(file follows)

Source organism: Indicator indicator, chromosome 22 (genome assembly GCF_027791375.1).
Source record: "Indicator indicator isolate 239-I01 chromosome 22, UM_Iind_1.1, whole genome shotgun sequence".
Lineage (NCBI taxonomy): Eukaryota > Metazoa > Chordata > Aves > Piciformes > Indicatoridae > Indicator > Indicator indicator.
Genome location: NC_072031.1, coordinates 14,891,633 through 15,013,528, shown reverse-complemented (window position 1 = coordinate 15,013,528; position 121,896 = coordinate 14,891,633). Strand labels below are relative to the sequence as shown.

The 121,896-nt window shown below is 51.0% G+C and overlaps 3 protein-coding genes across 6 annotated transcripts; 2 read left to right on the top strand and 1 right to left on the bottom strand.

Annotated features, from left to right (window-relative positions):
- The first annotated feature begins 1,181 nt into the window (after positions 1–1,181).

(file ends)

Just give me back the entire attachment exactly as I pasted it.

Source organism: Indicator indicator, chromosome 22 (genome assembly GCF_027791375.1).
Source record: "Indicator indicator isolate 239-I01 chromosome 22, UM_Iind_1.1, whole genome shotgun sequence".
Lineage (NCBI taxonomy): Eukaryota > Metazoa > Chordata > Aves > Piciformes > Indicatoridae > Indicator > Indicator indicator.
Genome location: NC_072031.1, coordinates 14,891,633 through 15,013,528, shown reverse-complemented (window position 1 = coordinate 15,013,528; position 121,896 = coordinate 14,891,633). Strand labels below are relative to the sequence as shown.

The 121,896-nt window shown below is 51.0% G+C and overlaps 3 protein-coding genes across 6 annotated transcripts; 2 read left to right on the top strand and 1 right to left on the bottom strand.

Annotated features, from left to right (window-relative positions):
- The first annotated feature begins 1,181 nt into the window (after positions 1–1,181).